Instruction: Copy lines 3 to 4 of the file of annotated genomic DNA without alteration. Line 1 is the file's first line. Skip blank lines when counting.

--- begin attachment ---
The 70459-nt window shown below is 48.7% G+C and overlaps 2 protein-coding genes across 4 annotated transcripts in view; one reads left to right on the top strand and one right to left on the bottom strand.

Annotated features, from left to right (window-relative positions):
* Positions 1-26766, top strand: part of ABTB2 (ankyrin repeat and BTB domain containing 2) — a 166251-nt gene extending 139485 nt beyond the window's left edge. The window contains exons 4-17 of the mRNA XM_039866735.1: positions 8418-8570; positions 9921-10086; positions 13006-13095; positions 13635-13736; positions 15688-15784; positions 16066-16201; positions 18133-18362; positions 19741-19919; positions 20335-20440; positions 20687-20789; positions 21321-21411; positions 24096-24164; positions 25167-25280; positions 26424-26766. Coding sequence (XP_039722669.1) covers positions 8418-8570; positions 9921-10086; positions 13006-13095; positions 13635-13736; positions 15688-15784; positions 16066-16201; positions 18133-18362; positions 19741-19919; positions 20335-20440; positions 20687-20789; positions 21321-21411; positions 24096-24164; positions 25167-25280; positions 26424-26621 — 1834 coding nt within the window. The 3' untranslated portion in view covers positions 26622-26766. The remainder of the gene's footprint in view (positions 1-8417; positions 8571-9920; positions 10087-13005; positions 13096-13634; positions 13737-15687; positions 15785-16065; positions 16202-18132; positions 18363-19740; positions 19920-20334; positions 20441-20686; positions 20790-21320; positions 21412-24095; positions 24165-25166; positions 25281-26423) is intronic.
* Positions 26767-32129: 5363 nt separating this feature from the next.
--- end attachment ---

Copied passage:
* Positions 1-26766, top strand: part of ABTB2 (ankyrin repeat and BTB domain containing 2) — a 166251-nt gene extending 139485 nt beyond the window's left edge. The window contains exons 4-17 of the mRNA XM_039866735.1: positions 8418-8570; positions 9921-10086; positions 13006-13095; positions 13635-13736; positions 15688-15784; positions 16066-16201; positions 18133-18362; positions 19741-19919; positions 20335-20440; positions 20687-20789; positions 21321-21411; positions 24096-24164; positions 25167-25280; positions 26424-26766. Coding sequence (XP_039722669.1) covers positions 8418-8570; positions 9921-10086; positions 13006-13095; positions 13635-13736; positions 15688-15784; positions 16066-16201; positions 18133-18362; positions 19741-19919; positions 20335-20440; positions 20687-20789; positions 21321-21411; positions 24096-24164; positions 25167-25280; positions 26424-26621 — 1834 coding nt within the window. The 3' untranslated portion in view covers positions 26622-26766. The remainder of the gene's footprint in view (positions 1-8417; positions 8571-9920; positions 10087-13005; positions 13096-13634; positions 13737-15687; positions 15785-16065; positions 16202-18132; positions 18363-19740; positions 19920-20334; positions 20441-20686; positions 20790-21320; positions 21412-24095; positions 24165-25166; positions 25281-26423) is intronic.
* Positions 26767-32129: 5363 nt separating this feature from the next.